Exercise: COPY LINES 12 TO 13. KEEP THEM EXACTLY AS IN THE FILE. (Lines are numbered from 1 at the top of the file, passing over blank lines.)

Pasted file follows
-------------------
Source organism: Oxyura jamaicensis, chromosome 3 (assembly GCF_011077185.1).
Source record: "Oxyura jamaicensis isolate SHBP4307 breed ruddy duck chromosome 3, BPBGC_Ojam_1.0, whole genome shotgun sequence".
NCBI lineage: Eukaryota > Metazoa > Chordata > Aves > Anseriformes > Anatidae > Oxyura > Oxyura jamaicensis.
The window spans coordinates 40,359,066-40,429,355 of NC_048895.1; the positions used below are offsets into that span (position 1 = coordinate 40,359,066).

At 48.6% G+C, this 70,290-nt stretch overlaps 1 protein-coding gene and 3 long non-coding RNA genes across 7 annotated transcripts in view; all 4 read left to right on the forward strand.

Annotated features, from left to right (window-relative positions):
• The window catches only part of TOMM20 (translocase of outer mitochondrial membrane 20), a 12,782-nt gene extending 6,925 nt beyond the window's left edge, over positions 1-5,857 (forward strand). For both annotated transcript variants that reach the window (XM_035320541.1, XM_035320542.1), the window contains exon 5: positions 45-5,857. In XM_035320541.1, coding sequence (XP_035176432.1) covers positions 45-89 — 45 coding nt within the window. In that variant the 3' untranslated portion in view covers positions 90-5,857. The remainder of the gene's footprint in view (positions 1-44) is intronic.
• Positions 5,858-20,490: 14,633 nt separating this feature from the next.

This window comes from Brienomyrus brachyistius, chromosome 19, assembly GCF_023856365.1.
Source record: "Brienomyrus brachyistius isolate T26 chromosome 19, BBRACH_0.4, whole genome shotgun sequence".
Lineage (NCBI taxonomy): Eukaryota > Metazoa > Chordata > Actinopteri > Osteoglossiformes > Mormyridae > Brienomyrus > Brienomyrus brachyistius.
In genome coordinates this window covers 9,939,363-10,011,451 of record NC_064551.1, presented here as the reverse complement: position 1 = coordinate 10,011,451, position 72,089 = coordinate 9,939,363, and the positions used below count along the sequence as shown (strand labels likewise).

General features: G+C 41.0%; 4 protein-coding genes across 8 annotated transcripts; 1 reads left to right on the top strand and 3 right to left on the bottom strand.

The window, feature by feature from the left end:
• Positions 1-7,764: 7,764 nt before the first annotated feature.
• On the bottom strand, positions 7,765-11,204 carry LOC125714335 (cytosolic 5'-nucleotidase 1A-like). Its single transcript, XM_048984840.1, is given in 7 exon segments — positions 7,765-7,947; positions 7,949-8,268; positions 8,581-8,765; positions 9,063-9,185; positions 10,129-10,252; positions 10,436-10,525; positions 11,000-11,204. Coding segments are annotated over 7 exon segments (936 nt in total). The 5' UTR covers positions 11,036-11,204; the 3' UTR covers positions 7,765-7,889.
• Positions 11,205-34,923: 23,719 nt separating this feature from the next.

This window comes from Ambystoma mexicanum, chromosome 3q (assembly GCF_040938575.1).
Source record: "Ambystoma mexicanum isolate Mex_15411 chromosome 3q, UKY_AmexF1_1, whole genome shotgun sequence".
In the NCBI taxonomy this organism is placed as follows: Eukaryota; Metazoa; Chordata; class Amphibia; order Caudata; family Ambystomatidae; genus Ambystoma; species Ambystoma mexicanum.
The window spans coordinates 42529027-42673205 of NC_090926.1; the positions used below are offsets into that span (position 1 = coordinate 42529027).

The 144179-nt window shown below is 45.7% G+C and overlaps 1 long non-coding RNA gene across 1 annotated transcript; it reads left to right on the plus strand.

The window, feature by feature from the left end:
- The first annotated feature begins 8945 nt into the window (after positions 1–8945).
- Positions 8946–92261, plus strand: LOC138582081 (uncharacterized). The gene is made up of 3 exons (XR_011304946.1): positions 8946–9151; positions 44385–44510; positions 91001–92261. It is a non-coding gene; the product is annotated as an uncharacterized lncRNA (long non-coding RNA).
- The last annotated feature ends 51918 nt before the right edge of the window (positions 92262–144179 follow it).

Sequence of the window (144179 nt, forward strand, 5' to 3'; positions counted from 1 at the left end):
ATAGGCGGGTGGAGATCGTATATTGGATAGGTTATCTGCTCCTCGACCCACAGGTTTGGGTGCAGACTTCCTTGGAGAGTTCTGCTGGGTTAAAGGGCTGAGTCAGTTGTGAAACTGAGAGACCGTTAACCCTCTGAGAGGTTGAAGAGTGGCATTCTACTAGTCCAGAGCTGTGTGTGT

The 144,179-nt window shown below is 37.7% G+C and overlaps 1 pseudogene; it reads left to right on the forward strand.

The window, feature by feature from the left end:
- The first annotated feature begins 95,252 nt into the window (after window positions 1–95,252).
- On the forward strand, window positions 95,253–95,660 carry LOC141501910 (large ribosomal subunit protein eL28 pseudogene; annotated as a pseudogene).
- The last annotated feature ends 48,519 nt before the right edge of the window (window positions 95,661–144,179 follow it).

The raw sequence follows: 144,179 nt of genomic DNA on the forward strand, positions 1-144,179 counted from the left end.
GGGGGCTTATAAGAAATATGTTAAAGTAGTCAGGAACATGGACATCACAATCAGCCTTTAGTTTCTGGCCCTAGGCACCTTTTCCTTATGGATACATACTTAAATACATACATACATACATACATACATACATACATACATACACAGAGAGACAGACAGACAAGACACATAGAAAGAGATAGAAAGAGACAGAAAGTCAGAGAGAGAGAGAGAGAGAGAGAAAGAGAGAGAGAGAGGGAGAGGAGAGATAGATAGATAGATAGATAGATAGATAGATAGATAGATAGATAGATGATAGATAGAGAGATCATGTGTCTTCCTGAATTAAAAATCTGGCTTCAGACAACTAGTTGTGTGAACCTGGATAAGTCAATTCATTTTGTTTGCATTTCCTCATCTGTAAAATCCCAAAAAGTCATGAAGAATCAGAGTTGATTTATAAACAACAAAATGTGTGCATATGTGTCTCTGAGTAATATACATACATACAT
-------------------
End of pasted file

In genome coordinates this window covers 9,939,363-10,011,451 of record NC_064551.1, presented here as the reverse complement: position 1 = coordinate 10,011,451, position 72,089 = coordinate 9,939,363, and the positions used below count along the sequence as shown (strand labels likewise).

General features: G+C 41.0%; 4 protein-coding genes across 8 annotated transcripts; 1 reads left to right on the top strand and 3 right to left on the bottom strand.